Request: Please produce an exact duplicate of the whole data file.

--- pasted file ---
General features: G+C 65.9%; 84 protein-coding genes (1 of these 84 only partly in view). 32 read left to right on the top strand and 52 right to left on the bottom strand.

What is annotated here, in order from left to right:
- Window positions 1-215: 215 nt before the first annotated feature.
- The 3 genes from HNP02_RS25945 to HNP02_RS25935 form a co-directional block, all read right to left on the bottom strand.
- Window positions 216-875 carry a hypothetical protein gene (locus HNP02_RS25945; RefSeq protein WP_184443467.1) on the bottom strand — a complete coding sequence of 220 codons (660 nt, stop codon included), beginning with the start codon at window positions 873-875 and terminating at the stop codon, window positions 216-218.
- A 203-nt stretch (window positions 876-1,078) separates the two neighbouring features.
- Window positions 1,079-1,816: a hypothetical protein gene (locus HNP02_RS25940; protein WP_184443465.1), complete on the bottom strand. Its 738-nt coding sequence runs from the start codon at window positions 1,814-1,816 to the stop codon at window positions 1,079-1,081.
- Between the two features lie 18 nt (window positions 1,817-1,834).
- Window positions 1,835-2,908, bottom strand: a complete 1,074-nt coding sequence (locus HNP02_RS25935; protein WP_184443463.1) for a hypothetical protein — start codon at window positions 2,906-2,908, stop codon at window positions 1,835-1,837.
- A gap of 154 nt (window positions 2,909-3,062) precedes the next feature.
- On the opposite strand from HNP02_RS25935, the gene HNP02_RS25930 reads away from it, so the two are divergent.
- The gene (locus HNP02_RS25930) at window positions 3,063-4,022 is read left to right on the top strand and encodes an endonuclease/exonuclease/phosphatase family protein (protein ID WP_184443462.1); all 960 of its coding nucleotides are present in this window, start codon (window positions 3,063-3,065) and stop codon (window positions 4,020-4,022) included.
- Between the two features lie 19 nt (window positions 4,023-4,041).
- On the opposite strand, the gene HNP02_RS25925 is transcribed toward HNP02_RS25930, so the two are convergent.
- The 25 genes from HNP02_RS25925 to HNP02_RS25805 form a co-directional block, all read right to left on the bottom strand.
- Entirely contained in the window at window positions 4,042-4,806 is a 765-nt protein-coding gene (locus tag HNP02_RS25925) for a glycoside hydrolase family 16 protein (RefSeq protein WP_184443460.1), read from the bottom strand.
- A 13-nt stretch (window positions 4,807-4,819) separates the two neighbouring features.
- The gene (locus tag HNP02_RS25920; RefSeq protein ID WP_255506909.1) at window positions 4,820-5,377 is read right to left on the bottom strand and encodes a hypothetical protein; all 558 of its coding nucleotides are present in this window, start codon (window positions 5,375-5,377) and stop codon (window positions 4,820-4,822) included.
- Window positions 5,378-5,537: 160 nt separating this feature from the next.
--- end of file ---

General features: G+C 65.9%; 84 protein-coding genes (1 of these 84 only partly in view). 32 read left to right on the top strand and 52 right to left on the bottom strand.

What is annotated here, in order from left to right:
- Window positions 1-215: 215 nt before the first annotated feature.
- The 3 genes from HNP02_RS25945 to HNP02_RS25935 form a co-directional block, all read right to left on the bottom strand.
- Window positions 216-875 carry a hypothetical protein gene (locus HNP02_RS25945; RefSeq protein WP_184443467.1) on the bottom strand — a complete coding sequence of 220 codons (660 nt, stop codon included), beginning with the start codon at window positions 873-875 and terminating at the stop codon, window positions 216-218.
- A 203-nt stretch (window positions 876-1,078) separates the two neighbouring features.
- Window positions 1,079-1,816: a hypothetical protein gene (locus HNP02_RS25940; protein WP_184443465.1), complete on the bottom strand. Its 738-nt coding sequence runs from the start codon at window positions 1,814-1,816 to the stop codon at window positions 1,079-1,081.
- Between the two features lie 18 nt (window positions 1,817-1,834).
- Window positions 1,835-2,908, bottom strand: a complete 1,074-nt coding sequence (locus HNP02_RS25935; protein WP_184443463.1) for a hypothetical protein — start codon at window positions 2,906-2,908, stop codon at window positions 1,835-1,837.
- A gap of 154 nt (window positions 2,909-3,062) precedes the next feature.
- On the opposite strand from HNP02_RS25935, the gene HNP02_RS25930 reads away from it, so the two are divergent.
- The gene (locus HNP02_RS25930) at window positions 3,063-4,022 is read left to right on the top strand and encodes an endonuclease/exonuclease/phosphatase family protein (protein ID WP_184443462.1); all 960 of its coding nucleotides are present in this window, start codon (window positions 3,063-3,065) and stop codon (window positions 4,020-4,022) included.
- Between the two features lie 19 nt (window positions 4,023-4,041).
- On the opposite strand, the gene HNP02_RS25925 is transcribed toward HNP02_RS25930, so the two are convergent.
- The 25 genes from HNP02_RS25925 to HNP02_RS25805 form a co-directional block, all read right to left on the bottom strand.
- Entirely contained in the window at window positions 4,042-4,806 is a 765-nt protein-coding gene (locus tag HNP02_RS25925) for a glycoside hydrolase family 16 protein (RefSeq protein WP_184443460.1), read from the bottom strand.
- A 13-nt stretch (window positions 4,807-4,819) separates the two neighbouring features.
- The gene (locus tag HNP02_RS25920; RefSeq protein ID WP_255506909.1) at window positions 4,820-5,377 is read right to left on the bottom strand and encodes a hypothetical protein; all 558 of its coding nucleotides are present in this window, start codon (window positions 5,375-5,377) and stop codon (window positions 4,820-4,822) included.
- Window positions 5,378-5,537: 160 nt separating this feature from the next.